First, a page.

Swine dysentery in pigs causes diarrhea, often with blood in the stool

Identifying, Treating, and Preventing Swine Dysentery 

Pig dysentery, porcine rotavirus, or swine influenza are examples of infectious diseases that can be seen in pigs who aren’t eating and have diarrhea. Other factors that can contribute to a pig not eating and diarrhea include poor nutrition, a change in diet, and environmental stressors. 

Pigs with infectious diseases may exhibit severe symptoms and need to be treated immediately. Weight loss, severe diarrhea, and appetite loss are all effects of swine dysentery. Pigs that show symptoms of porcine rotavirus may vomit and have diarrhea. On the other hand, swine influenza can result in fever, coughing, and decreased appetite in addition to diarhhea.

Swine Dysentery 

Swine dysentery (SD) is a highly infectious disease caused by the bacteria Brachyspira hyodysenteriae. It causes diarrhea, often with blood in the stool. A loss of body weight, and listlessness, also accompany SD. This disease wreaks havoc on pig farms and is responsible for severe economic losses from infected herds (that must be isolated and receive costly medications). 

This organism thrives in cool and moist environments, and once the bacteria infects the pig, it breeds in their colon. The pig suffers from severe diarrhea and inflammation of the large colon. 

Humans aren’t affected by the Swine dysentery bacteria. However, they can carry the bacteria on their boots or clothing and pass it on to the pigs. Pigs of all ages can be infected with SD. However, it’s rarely seen in piglets under three weeks old.

Causes of Swine Dysentery

The leading cause of Swine dysentery is when pigs ingest contaminated feces. This bacteria can survive up to 2 months in moist feces. It’s essential to keep your pig’s living environment clean to avoid the spread of bacteria. Therefore, scrub your pig sties weekly with a strong disinfectant. 

Infected rats and mice can also carry this disease to your pigs. Other ways that this disease can be transmitted are by birds, flies, and mites. Carrier pigs can have the disease and spread it for almost 90 days.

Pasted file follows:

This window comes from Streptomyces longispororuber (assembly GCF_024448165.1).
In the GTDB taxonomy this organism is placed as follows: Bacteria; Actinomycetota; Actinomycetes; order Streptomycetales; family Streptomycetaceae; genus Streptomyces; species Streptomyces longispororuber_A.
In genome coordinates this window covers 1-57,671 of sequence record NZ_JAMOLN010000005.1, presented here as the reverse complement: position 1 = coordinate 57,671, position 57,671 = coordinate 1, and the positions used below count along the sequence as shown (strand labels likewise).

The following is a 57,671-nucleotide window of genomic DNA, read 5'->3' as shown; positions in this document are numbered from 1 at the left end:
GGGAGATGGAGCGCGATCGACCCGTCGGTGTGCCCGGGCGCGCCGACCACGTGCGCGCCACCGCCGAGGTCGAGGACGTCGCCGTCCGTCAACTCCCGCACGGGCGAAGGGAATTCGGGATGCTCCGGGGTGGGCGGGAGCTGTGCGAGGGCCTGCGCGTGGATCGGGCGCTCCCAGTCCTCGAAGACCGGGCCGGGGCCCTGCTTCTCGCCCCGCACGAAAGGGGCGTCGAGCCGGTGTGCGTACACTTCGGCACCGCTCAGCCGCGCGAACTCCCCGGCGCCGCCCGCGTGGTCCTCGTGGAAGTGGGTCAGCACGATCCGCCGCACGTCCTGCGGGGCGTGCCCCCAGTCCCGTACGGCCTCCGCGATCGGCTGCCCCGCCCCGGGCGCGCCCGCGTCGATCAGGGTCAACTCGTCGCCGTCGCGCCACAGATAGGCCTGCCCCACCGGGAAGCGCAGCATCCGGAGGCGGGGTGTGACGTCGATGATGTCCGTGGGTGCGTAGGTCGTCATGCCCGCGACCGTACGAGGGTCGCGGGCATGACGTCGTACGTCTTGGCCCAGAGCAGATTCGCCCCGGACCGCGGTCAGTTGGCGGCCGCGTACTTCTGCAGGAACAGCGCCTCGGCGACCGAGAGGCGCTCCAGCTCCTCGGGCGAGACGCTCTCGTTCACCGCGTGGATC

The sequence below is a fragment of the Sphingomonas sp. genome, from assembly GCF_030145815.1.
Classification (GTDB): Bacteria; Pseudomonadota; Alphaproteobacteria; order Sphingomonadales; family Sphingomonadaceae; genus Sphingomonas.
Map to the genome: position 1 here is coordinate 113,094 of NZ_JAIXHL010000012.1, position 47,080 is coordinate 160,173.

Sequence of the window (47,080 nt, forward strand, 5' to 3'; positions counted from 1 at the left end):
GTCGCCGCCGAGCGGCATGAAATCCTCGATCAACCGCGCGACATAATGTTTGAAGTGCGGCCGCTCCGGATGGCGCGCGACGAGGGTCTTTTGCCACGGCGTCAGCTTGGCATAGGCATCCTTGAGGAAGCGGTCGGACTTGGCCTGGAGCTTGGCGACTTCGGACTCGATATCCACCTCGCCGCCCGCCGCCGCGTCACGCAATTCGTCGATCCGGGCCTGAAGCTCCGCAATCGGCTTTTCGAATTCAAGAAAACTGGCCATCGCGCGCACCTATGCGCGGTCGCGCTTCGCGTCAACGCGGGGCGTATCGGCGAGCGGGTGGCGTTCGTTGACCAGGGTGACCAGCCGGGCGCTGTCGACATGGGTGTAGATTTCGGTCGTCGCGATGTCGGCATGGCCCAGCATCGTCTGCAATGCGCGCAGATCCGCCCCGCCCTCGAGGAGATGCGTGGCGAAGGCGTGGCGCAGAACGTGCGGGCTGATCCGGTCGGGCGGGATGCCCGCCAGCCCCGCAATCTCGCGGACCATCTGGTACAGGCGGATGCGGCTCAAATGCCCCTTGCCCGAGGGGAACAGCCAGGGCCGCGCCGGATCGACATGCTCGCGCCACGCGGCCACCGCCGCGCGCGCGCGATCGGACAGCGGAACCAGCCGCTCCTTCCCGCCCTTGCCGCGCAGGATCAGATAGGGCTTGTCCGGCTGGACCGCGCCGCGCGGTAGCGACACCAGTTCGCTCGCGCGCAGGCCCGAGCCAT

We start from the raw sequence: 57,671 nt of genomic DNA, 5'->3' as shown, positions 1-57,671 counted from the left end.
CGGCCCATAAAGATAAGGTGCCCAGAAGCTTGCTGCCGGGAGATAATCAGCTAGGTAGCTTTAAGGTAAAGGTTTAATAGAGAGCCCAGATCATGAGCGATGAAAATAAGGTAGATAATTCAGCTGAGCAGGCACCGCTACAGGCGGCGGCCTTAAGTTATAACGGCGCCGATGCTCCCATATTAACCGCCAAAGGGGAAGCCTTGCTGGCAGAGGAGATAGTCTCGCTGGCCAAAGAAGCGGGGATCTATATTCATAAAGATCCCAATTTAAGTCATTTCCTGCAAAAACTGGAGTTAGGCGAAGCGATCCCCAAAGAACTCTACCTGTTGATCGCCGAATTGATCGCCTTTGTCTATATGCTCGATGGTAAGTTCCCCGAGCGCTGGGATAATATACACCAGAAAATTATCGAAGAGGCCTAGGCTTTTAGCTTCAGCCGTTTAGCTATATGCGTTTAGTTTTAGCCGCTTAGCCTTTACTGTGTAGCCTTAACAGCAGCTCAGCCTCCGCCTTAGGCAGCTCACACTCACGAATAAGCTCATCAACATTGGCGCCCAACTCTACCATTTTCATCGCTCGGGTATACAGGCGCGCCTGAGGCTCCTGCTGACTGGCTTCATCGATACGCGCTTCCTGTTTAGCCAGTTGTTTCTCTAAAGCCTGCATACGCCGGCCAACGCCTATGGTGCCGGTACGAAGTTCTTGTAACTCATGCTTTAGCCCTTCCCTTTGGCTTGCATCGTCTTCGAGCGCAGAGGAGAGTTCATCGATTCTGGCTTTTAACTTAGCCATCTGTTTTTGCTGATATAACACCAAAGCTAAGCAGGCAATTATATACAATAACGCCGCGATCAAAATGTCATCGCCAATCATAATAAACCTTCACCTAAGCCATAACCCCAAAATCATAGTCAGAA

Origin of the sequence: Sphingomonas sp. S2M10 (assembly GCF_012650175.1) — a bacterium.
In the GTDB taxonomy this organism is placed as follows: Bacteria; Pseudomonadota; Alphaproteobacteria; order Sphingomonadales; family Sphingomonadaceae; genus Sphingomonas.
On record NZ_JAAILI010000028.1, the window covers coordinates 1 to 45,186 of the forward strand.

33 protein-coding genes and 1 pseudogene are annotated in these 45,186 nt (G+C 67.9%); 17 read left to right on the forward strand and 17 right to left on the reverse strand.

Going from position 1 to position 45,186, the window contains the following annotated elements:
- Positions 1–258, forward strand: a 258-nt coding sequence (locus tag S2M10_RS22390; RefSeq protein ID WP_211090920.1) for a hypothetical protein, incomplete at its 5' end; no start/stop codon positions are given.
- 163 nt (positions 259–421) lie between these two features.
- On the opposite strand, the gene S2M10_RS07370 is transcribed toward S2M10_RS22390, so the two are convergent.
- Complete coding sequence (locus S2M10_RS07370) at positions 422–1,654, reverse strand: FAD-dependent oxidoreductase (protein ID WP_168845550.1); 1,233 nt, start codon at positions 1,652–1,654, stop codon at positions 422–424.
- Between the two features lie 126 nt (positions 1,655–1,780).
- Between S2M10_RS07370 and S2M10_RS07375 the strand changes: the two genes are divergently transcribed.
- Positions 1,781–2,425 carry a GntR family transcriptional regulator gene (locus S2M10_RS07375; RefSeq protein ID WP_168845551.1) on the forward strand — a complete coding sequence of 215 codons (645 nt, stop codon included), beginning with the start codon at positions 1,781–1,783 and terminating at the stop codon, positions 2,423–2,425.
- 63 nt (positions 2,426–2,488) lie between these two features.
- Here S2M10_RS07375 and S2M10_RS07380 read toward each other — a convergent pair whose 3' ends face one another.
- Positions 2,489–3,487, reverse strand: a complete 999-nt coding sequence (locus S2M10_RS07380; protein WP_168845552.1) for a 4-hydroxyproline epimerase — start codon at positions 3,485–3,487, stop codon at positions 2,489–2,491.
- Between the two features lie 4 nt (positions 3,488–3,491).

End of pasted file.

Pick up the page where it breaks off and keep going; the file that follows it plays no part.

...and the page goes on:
Symptoms of Swine Dysentery

Pigs with swine dysentery often have wasting syndrome. They stop growing or lose weight, look lethargic, and may have blood in their stool. Pigs are often hunched, look haggard, and have sunken eyes or twitching tails. They will look ill. 

  • Yellowish-gray diarrhea that has a slimy coating or mucus
  • Fresh blood is present in the stool
  • Fecal material may ooze out of the anus and cover your pig’s hind legs
  • Twitching tail
  • Hunched over 
  • Haggard appearance
  • Sunken eyes
  • Loss of appetite
  • Severe cases can lead to sudden death

Treating Swine Dysentery

The infected pig or herd should be in quarantine for at least 30 to 60 days to avoid spreading the disease. Antibiotics such as Carbadox, Tiamulin, and Lincomycin need to be administered. Unfortunately, antibiotic resistance is increasing, which makes a long-term strategy difficult. 

Keep your pigs’ living area clean, and disinfect their pens regularly to avoid the growth of bacteria and further spread of the disease. Currently, there is no vaccine available for this disease. You will need to rely on antibiotics and preventative measures to keep this disease under control.


Iowa State University College of Veterinary Science Swine Dysentery and Spirochaetal Colitis

My Most Used Pig Supplies

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Purina Pig Chow will last well (or Mazuri is popular, but I haven’t tried it), and the stainless steel non-skid bowls that will help keep the mess down.

A pig blanket to keep her warm. This one also has bright colors and helps to provide rooting without the destruction.

Pig Harness for walking and handling your pig. There are a lot to choose from, but this one is pretty easy to use. If you want one that has a separate leash, this looks like a good one.

A large crate for keeping her safe in your house at night and when you leave the house. This is essential. You’ll also want a litterbox, and I like mine with a lid for nighttime. Pine shavings are best, and you may be able to find them in larger quantities locally.

When you have accidents, Odoban will help eliminate odors. When you are potty training, these floor pads work great for keeping your house clean while training her to go in certain places.

You’ll also want an outdoor house to keep her warm when she gets outside time, an essential part of her development.

Dewormer- Ivermectin is the primary dewormer I use, although I do rotate with a non-ivermect ingredient once so that the worms don’t get immune to it.

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